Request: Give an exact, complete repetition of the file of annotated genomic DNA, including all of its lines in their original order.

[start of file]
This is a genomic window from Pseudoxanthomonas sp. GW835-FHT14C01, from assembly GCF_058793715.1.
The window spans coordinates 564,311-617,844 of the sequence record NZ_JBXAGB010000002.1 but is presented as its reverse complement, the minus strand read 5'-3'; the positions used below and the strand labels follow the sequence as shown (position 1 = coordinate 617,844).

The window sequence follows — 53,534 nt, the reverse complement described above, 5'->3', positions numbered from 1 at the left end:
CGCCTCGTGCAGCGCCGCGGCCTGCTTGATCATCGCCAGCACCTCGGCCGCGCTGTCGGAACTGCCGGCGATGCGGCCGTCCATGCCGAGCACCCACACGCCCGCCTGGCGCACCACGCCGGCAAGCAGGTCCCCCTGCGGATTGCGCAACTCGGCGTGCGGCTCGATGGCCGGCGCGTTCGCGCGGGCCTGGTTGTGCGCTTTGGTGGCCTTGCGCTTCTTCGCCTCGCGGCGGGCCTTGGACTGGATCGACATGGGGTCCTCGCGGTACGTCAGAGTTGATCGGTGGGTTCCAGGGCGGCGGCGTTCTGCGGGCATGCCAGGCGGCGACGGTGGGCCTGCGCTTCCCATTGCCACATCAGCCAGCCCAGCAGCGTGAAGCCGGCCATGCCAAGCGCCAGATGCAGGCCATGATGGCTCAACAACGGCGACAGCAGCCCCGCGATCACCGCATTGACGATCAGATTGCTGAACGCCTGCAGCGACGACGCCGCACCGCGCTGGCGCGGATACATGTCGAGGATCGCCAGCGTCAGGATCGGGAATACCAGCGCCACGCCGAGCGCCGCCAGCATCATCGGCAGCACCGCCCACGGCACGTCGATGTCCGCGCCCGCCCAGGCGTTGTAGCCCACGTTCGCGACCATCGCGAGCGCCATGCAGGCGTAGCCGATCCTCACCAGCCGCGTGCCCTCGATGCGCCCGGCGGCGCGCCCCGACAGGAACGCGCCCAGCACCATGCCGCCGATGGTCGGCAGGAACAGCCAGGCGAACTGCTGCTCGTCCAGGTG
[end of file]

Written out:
This is a genomic window from Pseudoxanthomonas sp. GW835-FHT14C01, from assembly GCF_058793715.1.
The window spans coordinates 564,311-617,844 of the sequence record NZ_JBXAGB010000002.1 but is presented as its reverse complement, the minus strand read 5'-3'; the positions used below and the strand labels follow the sequence as shown (position 1 = coordinate 617,844).

The window sequence follows — 53,534 nt, the reverse complement described above, 5'->3', positions numbered from 1 at the left end:
CGCCTCGTGCAGCGCCGCGGCCTGCTTGATCATCGCCAGCACCTCGGCCGCGCTGTCGGAACTGCCGGCGATGCGGCCGTCCATGCCGAGCACCCACACGCCCGCCTGGCGCACCACGCCGGCAAGCAGGTCCCCCTGCGGATTGCGCAACTCGGCGTGCGGCTCGATGGCCGGCGCGTTCGCGCGGGCCTGGTTGTGCGCTTTGGTGGCCTTGCGCTTCTTCGCCTCGCGGCGGGCCTTGGACTGGATCGACATGGGGTCCTCGCGGTACGTCAGAGTTGATCGGTGGGTTCCAGGGCGGCGGCGTTCTGCGGGCATGCCAGGCGGCGACGGTGGGCCTGCGCTTCCCATTGCCACATCAGCCAGCCCAGCAGCGTGAAGCCGGCCATGCCAAGCGCCAGATGCAGGCCATGATGGCTCAACAACGGCGACAGCAGCCCCGCGATCACCGCATTGACGATCAGATTGCTGAACGCCTGCAGCGACGACGCCGCACCGCGCTGGCGCGGATACATGTCGAGGATCGCCAGCGTCAGGATCGGGAATACCAGCGCCACGCCGAGCGCCGCCAGCATCATCGGCAGCACCGCCCACGGCACGTCGATGTCCGCGCCCGCCCAGGCGTTGTAGCCCACGTTCGCGACCATCGCGAGCGCCATGCAGGCGTAGCCGATCCTCACCAGCCGCGTGCCCTCGATGCGCCCGGCGGCGCGCCCCGACAGGAACGCGCCCAGCACCATGCCGCCGATGGTCGGCAGGAACAGCCAGGCGAACTGCTGCTCGTCCAGGTG